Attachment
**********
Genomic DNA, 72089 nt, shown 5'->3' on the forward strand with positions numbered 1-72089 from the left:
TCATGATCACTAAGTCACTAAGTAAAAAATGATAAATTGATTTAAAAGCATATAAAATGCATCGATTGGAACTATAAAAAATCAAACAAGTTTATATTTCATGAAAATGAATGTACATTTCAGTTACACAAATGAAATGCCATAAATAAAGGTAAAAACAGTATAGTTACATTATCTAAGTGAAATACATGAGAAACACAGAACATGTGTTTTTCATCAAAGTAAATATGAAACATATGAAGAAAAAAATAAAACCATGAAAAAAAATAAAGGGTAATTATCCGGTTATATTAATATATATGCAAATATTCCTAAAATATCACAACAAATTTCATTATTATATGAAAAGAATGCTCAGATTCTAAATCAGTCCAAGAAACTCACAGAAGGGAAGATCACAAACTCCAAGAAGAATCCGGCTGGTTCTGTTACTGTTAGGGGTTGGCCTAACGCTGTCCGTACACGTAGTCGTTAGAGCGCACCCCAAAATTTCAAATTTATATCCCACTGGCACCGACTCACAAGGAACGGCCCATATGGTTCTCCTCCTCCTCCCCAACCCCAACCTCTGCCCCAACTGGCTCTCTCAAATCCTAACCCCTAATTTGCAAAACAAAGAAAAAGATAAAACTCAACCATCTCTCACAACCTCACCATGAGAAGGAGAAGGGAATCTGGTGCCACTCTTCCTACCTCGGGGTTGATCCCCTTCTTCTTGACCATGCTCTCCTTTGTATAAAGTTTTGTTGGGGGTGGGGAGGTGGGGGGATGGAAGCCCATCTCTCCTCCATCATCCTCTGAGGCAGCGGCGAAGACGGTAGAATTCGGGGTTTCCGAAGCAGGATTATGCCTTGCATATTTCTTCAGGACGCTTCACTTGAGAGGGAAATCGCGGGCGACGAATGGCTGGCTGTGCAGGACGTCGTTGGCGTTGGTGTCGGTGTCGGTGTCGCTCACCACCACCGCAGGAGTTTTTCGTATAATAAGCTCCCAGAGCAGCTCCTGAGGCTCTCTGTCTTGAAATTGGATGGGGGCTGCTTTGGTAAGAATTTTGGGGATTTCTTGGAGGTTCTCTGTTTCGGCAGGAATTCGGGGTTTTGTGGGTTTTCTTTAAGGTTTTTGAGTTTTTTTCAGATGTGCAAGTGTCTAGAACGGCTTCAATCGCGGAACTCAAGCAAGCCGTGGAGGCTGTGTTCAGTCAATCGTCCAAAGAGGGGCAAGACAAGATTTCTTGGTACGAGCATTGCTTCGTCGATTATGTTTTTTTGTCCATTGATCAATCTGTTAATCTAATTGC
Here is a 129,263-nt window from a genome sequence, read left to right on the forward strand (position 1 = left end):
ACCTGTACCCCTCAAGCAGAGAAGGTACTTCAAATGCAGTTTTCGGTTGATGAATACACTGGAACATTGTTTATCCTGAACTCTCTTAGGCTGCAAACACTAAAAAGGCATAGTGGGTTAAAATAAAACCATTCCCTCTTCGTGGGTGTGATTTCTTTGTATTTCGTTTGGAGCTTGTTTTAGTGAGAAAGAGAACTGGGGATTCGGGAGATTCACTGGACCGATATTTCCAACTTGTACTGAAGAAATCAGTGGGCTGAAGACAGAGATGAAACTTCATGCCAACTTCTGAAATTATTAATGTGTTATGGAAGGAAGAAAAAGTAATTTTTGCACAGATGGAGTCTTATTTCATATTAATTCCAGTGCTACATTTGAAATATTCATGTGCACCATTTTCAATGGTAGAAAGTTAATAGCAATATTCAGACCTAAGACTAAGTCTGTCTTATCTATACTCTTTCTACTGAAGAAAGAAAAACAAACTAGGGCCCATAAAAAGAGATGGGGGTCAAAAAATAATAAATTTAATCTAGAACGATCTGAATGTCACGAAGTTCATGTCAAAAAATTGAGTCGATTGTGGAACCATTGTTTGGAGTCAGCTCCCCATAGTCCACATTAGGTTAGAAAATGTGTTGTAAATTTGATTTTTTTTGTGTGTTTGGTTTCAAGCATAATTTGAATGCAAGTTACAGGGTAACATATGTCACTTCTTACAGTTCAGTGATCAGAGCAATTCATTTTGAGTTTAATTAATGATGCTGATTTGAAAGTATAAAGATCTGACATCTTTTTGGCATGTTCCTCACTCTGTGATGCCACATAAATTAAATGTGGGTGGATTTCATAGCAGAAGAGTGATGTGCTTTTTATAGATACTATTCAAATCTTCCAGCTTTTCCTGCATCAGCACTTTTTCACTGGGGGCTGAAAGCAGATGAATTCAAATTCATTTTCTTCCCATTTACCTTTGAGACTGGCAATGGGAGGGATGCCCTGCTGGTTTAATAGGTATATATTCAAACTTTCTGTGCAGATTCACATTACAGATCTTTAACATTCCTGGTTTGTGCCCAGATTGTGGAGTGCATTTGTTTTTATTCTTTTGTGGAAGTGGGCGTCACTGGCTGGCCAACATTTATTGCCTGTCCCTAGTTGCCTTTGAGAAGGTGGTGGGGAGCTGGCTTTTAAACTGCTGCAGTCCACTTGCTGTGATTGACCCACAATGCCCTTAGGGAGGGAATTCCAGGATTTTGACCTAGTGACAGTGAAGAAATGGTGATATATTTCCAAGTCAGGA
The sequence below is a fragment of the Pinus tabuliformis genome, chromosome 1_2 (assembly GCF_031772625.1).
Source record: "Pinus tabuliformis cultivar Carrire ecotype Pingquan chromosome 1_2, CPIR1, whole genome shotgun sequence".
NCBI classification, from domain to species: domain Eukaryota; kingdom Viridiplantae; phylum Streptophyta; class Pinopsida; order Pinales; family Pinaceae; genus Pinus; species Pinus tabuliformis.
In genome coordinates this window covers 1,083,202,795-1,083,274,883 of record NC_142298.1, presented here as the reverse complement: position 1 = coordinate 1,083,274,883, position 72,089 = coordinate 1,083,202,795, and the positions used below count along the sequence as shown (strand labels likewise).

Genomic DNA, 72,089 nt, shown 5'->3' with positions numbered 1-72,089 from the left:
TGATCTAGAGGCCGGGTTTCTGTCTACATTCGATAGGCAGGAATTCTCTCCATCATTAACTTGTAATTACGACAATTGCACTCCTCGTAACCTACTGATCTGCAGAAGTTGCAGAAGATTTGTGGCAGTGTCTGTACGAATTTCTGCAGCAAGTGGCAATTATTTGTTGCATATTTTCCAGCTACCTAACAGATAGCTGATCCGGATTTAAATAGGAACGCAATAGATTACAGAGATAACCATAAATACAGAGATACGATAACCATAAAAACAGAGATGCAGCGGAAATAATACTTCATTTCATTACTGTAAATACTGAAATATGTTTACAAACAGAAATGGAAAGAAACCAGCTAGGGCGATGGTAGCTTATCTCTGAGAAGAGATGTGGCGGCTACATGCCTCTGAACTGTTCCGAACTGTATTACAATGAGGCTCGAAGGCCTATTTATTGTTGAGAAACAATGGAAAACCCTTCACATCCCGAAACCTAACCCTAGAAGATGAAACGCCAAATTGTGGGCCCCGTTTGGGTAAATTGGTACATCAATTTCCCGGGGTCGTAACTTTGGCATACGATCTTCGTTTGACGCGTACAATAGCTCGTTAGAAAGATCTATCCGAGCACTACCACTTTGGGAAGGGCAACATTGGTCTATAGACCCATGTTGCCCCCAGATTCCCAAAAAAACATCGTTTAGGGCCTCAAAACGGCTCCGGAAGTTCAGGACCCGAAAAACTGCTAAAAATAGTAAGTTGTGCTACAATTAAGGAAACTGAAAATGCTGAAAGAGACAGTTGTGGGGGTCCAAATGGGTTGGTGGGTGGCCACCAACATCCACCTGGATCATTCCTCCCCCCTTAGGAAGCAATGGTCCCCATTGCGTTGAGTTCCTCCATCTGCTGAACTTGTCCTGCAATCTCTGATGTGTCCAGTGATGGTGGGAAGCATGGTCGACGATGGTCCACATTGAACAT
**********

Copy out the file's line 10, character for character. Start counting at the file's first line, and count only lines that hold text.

TGATCTAGAGGCCGGGTTTCTGTCTACATTCGATAGGCAGGAATTCTCTCCATCATTAACTTGTAATTACGACAATTGCACTCCTCGTAACCTACTGATCTGCAGAAGTTGCAGAAGATTTGTGGCAGTGTCTGTACGAATTTCTGCAGCAAGTGGCAATTATTTGTTGCATATTTTCCAGCTACCTAACAGATAGCTGATCCGGATTTAAATAGGAACGCAATAGATTACAGAGATAACCATAAATACAGAGATACGATAACCATAAAAACAGAGATGCAGCGGAAATAATACTTCATTTCATTACTGTAAATACTGAAATATGTTTACAAACAGAAATGGAAAGAAACCAGCTAGGGCGATGGTAGCTTATCTCTGAGAAGAGATGTGGCGGCTACATGCCTCTGAACTGTTCCGAACTGTATTACAATGAGGCTCGAAGGCCTATTTATTGTTGAGAAACAATGGAAAACCCTTCACATCCCGAAACCTAACCCTAGAAGATGAAACGCCAAATTGTGGGCCCCGTTTGGGTAAATTGGTACATCAATTTCCCGGGGTCGTAACTTTGGCATACGATCTTCGTTTGACGCGTACAATAGCTCGTTAGAAAGATCTATCCGAGCACTACCACTTTGGGAAGGGCAACATTGGTCTATAGACCCATGTTGCCCCCAGATTCCCAAAAAAACATCGTTTAGGGCCTCAAAACGGCTCCGGAAGTTCAGGACCCGAAAAACTGCTAAAAATAGTAAGTTGTGCTACAATTAAGGAAACTGAAAATGCTGAAAGAGACAGTTGTGGGGGTCCAAATGGGTTGGTGGGTGGCCACCAACATCCACCTGGATCATTCCTCCCCCCTTAGGAAGCAATGGTCCCCATTGCGTTGAGTTCCTCCATCTGCTGAACTTGTCCTGCAATCTCTGATGTGTCCAGTGATGGTGGGAAGCATGGTCGACGATGGTCCACATTGAACAT